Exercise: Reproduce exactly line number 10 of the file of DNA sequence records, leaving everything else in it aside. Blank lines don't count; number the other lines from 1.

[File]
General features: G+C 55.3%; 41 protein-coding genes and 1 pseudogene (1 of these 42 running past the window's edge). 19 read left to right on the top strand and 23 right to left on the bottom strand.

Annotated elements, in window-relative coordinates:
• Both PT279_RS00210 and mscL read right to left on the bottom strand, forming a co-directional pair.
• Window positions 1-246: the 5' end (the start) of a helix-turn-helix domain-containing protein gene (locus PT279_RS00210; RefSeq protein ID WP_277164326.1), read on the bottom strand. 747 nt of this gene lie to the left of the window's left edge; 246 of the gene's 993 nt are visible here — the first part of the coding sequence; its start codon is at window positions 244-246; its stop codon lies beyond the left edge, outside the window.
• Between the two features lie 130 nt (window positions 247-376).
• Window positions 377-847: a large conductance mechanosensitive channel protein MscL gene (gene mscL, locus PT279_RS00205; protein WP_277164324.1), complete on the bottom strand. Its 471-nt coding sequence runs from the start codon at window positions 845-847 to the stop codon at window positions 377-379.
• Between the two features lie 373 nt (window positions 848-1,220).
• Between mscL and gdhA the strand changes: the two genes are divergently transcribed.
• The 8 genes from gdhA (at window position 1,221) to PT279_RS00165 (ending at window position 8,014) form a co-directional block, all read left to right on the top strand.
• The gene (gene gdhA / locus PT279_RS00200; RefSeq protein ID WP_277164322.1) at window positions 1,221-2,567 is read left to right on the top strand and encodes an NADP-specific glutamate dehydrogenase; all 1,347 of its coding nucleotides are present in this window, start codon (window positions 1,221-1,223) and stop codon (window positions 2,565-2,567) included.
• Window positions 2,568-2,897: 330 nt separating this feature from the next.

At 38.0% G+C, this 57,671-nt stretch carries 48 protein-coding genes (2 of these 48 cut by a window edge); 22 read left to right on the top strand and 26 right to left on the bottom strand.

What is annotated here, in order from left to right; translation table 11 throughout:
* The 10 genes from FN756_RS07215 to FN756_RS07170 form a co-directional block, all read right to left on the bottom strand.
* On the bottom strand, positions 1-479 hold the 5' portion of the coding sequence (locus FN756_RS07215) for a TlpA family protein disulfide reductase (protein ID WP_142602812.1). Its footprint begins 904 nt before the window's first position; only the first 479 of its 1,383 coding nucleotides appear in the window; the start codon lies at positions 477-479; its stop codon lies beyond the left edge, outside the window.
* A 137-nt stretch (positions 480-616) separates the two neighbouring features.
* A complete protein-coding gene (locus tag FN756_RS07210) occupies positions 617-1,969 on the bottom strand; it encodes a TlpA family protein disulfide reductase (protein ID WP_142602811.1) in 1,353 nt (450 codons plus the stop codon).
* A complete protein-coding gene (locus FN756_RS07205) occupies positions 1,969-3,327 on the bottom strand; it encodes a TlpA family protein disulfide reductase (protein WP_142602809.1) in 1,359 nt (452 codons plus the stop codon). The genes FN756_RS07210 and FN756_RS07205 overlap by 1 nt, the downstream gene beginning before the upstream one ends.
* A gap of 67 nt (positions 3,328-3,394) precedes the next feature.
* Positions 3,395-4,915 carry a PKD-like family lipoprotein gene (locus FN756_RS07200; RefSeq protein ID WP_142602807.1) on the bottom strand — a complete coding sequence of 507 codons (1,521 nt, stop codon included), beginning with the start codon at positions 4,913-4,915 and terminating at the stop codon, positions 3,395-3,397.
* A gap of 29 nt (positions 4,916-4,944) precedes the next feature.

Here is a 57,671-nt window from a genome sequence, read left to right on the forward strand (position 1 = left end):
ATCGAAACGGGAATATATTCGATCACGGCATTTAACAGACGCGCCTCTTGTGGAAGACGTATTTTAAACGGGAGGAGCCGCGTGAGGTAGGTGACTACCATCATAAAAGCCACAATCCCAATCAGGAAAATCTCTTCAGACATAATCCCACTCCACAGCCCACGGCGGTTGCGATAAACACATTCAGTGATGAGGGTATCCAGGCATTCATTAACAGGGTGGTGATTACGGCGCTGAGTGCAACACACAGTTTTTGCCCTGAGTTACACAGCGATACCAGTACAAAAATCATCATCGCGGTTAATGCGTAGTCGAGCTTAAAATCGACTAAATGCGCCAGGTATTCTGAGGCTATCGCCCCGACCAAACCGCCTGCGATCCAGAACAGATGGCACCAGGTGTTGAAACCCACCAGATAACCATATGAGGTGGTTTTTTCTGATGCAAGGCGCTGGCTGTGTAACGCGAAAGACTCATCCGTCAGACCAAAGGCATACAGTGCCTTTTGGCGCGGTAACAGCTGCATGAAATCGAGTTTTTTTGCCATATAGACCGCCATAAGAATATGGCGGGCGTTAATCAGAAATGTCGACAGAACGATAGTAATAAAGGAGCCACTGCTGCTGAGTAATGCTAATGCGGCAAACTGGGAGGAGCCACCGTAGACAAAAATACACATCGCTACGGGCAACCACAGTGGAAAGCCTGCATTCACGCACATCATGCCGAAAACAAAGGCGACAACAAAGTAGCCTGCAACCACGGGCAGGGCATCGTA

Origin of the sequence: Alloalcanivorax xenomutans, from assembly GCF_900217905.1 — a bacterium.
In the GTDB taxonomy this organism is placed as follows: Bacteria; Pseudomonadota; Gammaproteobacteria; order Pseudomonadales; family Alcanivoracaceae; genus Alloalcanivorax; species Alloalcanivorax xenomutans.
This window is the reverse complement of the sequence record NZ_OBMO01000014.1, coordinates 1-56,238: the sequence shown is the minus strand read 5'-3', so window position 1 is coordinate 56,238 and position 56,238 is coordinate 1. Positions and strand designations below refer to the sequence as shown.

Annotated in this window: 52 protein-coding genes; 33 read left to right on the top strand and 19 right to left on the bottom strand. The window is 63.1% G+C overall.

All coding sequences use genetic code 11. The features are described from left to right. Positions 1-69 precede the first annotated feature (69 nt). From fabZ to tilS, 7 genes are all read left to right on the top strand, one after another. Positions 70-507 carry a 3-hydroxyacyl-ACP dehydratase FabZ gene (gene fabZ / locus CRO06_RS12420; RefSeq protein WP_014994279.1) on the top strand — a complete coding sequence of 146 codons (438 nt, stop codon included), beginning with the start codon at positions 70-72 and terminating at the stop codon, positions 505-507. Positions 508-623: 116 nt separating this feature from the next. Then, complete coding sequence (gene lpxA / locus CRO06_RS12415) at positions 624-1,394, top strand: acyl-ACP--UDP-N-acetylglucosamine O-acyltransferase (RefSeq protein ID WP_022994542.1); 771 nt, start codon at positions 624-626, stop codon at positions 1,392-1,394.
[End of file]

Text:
• The gene (gene gdhA / locus PT279_RS00200; RefSeq protein ID WP_277164322.1) at window positions 1,221-2,567 is read left to right on the top strand and encodes an NADP-specific glutamate dehydrogenase; all 1,347 of its coding nucleotides are present in this window, start codon (window positions 1,221-1,223) and stop codon (window positions 2,565-2,567) included.